It is irrelevant that the basis of Diamond Benefits' action for constructive trust was an alleged breach of fiduciary duty. The fundamental question in evaluating the validity of a lis pendens in a breach of fiduciary duty case, and in other cases involving constructive trusts, is whether the claim arises out of facts connected to the property upon which the plaintiff seeks to impose the trust. A recent California decision explained that constructive trusts are imposed in two different contexts:
Although constructive trusts may be imposed in cases where the claim arises out of the very property upon which the plaintiff seeks to impose the trust (e.g., suit for specific performance of a purchase contract for a unique piece of real property by plaintiff buyer or suit to rescind a real property purchase contract by a plaintiff seller), a constructive trust may also be imposed where the claim arises out of facts unconnected with the property upon which plaintiff seeks to impose the trust and trust is in essence sought to secure collection of damages.
La Paglia, 215 Cal. App. 3d at 1327. A plaintiff has a right to bring an action for a constructive trust in both types of cases, but only in the former context does the action provide a basis for a lis pendens. Id.
Diamond Benefits does not claim any present right to title or possession of property over which it seeks to impose a trust. Its interest in the property extends only to the extent that wrongfully obtained funds were invested therein; therefore, under California law, the constructive trust claimed by Diamond Benefits is an improper basis for a lis pendens.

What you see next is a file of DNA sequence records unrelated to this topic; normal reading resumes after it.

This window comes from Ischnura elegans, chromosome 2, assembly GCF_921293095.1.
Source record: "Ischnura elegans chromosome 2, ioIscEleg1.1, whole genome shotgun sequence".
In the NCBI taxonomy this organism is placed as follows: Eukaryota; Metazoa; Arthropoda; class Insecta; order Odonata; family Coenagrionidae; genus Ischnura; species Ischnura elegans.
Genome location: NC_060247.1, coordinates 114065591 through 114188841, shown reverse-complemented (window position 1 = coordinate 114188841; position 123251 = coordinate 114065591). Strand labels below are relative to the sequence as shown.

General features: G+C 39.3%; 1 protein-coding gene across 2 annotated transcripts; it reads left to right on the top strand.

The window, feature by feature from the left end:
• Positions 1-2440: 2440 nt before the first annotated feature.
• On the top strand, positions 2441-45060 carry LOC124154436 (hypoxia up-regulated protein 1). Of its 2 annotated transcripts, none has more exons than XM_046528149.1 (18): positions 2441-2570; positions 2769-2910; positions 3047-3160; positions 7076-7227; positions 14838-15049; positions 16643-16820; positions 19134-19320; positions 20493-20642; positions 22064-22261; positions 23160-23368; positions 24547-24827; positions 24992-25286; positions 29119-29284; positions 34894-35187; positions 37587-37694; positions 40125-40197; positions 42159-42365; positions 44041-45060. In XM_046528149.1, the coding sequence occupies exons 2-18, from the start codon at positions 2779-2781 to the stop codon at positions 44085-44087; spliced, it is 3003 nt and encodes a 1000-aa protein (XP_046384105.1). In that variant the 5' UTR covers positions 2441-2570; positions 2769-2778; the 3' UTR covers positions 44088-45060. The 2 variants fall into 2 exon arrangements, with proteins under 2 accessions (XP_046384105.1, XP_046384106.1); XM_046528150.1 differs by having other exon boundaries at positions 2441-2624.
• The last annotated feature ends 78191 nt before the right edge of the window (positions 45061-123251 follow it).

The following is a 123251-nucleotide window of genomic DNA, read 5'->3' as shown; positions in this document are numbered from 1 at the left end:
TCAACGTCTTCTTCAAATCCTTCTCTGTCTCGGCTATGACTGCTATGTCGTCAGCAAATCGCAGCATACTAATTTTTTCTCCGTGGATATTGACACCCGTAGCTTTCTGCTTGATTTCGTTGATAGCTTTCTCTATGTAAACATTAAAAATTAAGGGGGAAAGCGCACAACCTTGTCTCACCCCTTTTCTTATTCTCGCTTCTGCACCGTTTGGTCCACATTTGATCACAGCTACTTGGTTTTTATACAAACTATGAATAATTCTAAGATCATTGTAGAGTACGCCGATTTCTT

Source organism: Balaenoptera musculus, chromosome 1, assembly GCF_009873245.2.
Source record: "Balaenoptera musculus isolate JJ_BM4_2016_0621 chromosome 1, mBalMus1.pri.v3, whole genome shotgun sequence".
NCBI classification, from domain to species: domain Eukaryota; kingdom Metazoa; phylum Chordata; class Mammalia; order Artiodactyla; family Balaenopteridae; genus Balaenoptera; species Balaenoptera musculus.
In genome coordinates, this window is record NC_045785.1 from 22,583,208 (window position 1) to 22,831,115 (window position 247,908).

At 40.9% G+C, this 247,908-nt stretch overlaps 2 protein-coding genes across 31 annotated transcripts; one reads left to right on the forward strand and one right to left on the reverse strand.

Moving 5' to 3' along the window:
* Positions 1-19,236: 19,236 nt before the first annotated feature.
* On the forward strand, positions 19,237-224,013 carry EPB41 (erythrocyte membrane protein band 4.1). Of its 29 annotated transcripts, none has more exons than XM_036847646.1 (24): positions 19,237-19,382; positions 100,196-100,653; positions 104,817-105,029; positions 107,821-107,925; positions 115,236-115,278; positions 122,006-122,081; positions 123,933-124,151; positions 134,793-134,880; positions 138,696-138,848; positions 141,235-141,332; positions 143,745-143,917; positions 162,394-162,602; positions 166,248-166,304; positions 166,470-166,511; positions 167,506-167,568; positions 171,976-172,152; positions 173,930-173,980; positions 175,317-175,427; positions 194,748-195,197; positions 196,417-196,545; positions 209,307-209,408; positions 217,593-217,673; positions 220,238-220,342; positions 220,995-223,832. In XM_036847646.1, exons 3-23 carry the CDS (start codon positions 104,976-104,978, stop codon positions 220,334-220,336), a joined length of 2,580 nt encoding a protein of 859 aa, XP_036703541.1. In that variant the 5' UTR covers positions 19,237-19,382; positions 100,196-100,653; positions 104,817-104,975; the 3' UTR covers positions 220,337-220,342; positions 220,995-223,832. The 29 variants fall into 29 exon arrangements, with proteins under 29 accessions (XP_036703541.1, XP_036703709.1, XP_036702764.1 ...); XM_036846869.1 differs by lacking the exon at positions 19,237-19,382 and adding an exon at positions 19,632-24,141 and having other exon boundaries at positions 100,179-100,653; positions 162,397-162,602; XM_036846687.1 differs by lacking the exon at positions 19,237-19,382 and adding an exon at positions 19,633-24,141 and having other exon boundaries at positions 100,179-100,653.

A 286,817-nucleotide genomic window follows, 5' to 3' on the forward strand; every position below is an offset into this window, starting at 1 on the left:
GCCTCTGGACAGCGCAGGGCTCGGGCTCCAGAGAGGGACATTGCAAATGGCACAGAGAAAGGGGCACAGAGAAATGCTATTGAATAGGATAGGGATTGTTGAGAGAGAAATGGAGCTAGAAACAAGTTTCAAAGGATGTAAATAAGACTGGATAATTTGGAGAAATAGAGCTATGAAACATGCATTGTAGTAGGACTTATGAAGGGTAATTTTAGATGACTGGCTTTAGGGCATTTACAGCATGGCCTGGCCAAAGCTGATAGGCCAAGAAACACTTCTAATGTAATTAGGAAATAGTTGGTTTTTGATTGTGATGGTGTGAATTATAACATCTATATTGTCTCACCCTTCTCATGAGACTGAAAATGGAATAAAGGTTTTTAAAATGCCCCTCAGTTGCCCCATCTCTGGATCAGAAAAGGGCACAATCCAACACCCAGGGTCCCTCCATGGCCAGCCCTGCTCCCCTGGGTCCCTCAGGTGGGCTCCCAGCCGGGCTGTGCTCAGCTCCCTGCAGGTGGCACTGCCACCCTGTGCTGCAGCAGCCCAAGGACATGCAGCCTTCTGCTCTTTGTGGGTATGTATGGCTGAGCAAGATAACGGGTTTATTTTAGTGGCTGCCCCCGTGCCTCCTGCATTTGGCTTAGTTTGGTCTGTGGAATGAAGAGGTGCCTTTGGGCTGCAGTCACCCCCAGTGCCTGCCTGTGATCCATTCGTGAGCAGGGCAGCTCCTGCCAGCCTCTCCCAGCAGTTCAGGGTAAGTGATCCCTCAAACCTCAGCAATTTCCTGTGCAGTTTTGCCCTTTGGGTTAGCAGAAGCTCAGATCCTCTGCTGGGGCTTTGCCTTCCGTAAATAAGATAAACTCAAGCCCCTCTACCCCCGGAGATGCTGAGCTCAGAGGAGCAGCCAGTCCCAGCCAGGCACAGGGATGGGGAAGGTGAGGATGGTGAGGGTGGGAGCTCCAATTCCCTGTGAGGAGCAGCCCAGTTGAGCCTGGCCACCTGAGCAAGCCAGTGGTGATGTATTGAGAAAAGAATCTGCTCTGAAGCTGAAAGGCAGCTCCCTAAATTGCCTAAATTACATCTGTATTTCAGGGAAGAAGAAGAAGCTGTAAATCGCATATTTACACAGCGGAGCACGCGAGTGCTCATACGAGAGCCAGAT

Similarly, Diamond Benefits' action to impose an equitable lien on the real properties does not support the filing of the lis pendens. Wardley, 213 Cal. App. 3d at 393; Elder v. Carlisle Ins. Co., 193 Cal. App. 3d 1313, 1320 n. 8 (1987).
Diamond Benefits' reliance on Okuda v. Superior Court, 144 Cal. App. 3d 135 (1983), is weakened by later courts' explicit rejection of Okuda. Wardley, 213 Cal. App. 3d at 394; Elder, 193 Cal. App. 3d at 1320 n. 8. Accord Burger, 151 Cal. App. 3d at 1018 (equitable lien cannot form basis for lis pendens because of due process concerns); Urez, 190 Cal. App. 3d at 1149 (rejecting Okuda and Coppinger).
Because we find that Diamond Benefits' action for equitable relief does not support its filing of the lis pendens, we need not reach the question whether Diamond Benefits met the evidentiary requirements of California Code of Civil Procedure § 409.1(a).
The judgment of the district court is AFFIRMED. Appellee's request for attorney's fees on appeal is denied.
This disposition is not appropriate for publication and may not be cited to or by the courts of this circuit except as provided by Ninth Circuit Rule 36-3